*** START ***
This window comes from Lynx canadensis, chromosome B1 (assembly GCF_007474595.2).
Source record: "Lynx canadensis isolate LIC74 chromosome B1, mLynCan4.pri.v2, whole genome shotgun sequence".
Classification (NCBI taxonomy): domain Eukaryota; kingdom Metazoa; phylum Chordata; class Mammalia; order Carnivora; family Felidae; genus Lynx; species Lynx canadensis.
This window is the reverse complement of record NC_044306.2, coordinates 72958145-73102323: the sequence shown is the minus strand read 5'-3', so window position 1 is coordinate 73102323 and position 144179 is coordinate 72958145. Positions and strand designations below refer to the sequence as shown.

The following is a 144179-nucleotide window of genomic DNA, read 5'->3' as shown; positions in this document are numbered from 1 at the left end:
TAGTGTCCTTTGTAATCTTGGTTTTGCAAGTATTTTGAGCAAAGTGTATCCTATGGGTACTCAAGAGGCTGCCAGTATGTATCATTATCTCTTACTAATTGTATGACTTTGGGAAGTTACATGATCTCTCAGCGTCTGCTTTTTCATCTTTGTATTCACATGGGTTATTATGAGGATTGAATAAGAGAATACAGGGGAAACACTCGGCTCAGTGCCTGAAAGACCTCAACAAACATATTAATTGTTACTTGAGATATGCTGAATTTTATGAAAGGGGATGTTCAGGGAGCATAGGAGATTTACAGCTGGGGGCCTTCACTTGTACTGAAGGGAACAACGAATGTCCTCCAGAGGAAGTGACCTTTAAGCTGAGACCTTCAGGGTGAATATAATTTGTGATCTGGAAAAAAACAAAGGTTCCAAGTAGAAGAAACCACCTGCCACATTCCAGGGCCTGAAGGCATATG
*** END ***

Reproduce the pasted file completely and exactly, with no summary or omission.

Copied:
This window comes from Lynx canadensis, chromosome B1 (assembly GCF_007474595.2).
Source record: "Lynx canadensis isolate LIC74 chromosome B1, mLynCan4.pri.v2, whole genome shotgun sequence".
Classification (NCBI taxonomy): domain Eukaryota; kingdom Metazoa; phylum Chordata; class Mammalia; order Carnivora; family Felidae; genus Lynx; species Lynx canadensis.
This window is the reverse complement of record NC_044306.2, coordinates 72958145-73102323: the sequence shown is the minus strand read 5'-3', so window position 1 is coordinate 73102323 and position 144179 is coordinate 72958145. Positions and strand designations below refer to the sequence as shown.

The following is a 144179-nucleotide window of genomic DNA, read 5'->3' as shown; positions in this document are numbered from 1 at the left end:
TAGTGTCCTTTGTAATCTTGGTTTTGCAAGTATTTTGAGCAAAGTGTATCCTATGGGTACTCAAGAGGCTGCCAGTATGTATCATTATCTCTTACTAATTGTATGACTTTGGGAAGTTACATGATCTCTCAGCGTCTGCTTTTTCATCTTTGTATTCACATGGGTTATTATGAGGATTGAATAAGAGAATACAGGGGAAACACTCGGCTCAGTGCCTGAAAGACCTCAACAAACATATTAATTGTTACTTGAGATATGCTGAATTTTATGAAAGGGGATGTTCAGGGAGCATAGGAGATTTACAGCTGGGGGCCTTCACTTGTACTGAAGGGAACAACGAATGTCCTCCAGAGGAAGTGACCTTTAAGCTGAGACCTTCAGGGTGAATATAATTTGTGATCTGGAAAAAAACAAAGGTTCCAAGTAGAAGAAACCACCTGCCACATTCCAGGGCCTGAAGGCATATG